But the Feywild isn't a chaotic mix of sleepy woods and tranquil rivers, it has discrete regions: gleaming cities, wild magic forests, and gardens of Archfey. For their part, the cities are almost entirely the domain of the fey elves, opulent, isolated eutopias, each with their own unique underlying sinister edge.
The elven cities, though few in number, tower over the surrounding wilderness with their monolithic crystal spires and gleaming walls. Within, they house tens of thousands of elves, plus countless fey creatures and other humanoids, both residents and visitors.
Each of these areas of the Feywild needs to be elaborated on more deeply, but none moreso than the cities.

Feykind

The Feywild is uniquely defined by the fey in ways that other planes are not; the Material Plane is not called the Humanslog, nor are the lower planes called Demonsteads. In (very) brief, the fey are:
…mystical creatures, with innate magical abilities and a predisposition towards sorcery and bardic magic, and most are bound to the natural world in some way.
As bizarre and eye-catching as this is in practice, the general Fey attitudes, their unique view on the world, is where they become extremely interesting. We generally break down Fey Attitudes into three important bits:

Haughty Superiors
Fey are nigh-immortal and innately magical; humanoids are simply lesser creatures, and prefer to use such creatures as chess pieces, targets for pranks, or subjects for dominion. They demand total respect from lesser creatures, and will use magic to disproportionately redress the balance.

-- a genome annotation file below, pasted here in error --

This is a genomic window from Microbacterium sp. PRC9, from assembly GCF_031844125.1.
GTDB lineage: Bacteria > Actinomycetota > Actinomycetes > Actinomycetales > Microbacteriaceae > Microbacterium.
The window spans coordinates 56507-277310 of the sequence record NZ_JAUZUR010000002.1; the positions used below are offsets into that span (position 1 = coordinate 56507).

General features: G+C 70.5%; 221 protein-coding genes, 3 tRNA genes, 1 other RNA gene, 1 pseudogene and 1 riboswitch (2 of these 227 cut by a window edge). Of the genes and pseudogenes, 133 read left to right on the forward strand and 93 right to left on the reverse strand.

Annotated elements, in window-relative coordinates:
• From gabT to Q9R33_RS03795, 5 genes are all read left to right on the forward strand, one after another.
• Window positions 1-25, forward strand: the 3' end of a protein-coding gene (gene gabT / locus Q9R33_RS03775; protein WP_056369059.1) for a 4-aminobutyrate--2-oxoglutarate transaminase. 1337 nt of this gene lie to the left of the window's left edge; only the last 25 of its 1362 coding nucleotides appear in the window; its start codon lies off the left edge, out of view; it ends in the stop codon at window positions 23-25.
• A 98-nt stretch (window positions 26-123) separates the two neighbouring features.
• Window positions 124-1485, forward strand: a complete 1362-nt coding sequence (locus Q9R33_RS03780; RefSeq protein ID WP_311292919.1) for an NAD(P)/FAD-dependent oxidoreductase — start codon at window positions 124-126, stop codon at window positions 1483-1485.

Contempt for Property.
Nearly all fey subscribe to the philosophy that property is theft. The Feywild is vast and ever-changing, and lavish goods can be summoned with the flick of a wrist; why should anyone quibble about what's 'theirs' and 'not theirs'?...Fey take endless delight in watching mortals squabble over shiny trinkets and lumps of gold, and use this as a staple of their pranks.
Immaterial Wealth.
Knowledge, influence, skills, the allegiance of powerful individuals, secrets, strength of arms, virtue, and beauty are all held in high regard in the Feywild, and can be traded like currency.
I have designs to expand upon this notion mechanically, that to sign a contract with a Fey or otherwise secure their allegiance should be outlined instead of conventional currency.

Fey Politics

"Seelie" and "Unseelie" are clumsy distinctions made by humanoids; fey politics are far more elaborate. Generally speaking, the most powerful fey creatures claim the titles of Archfey and compete for the allegiances and pledges of loyalty from other feykind. Every archfey commands a Faerie Court, a grand chain of supplication, extending from the archfey themselves.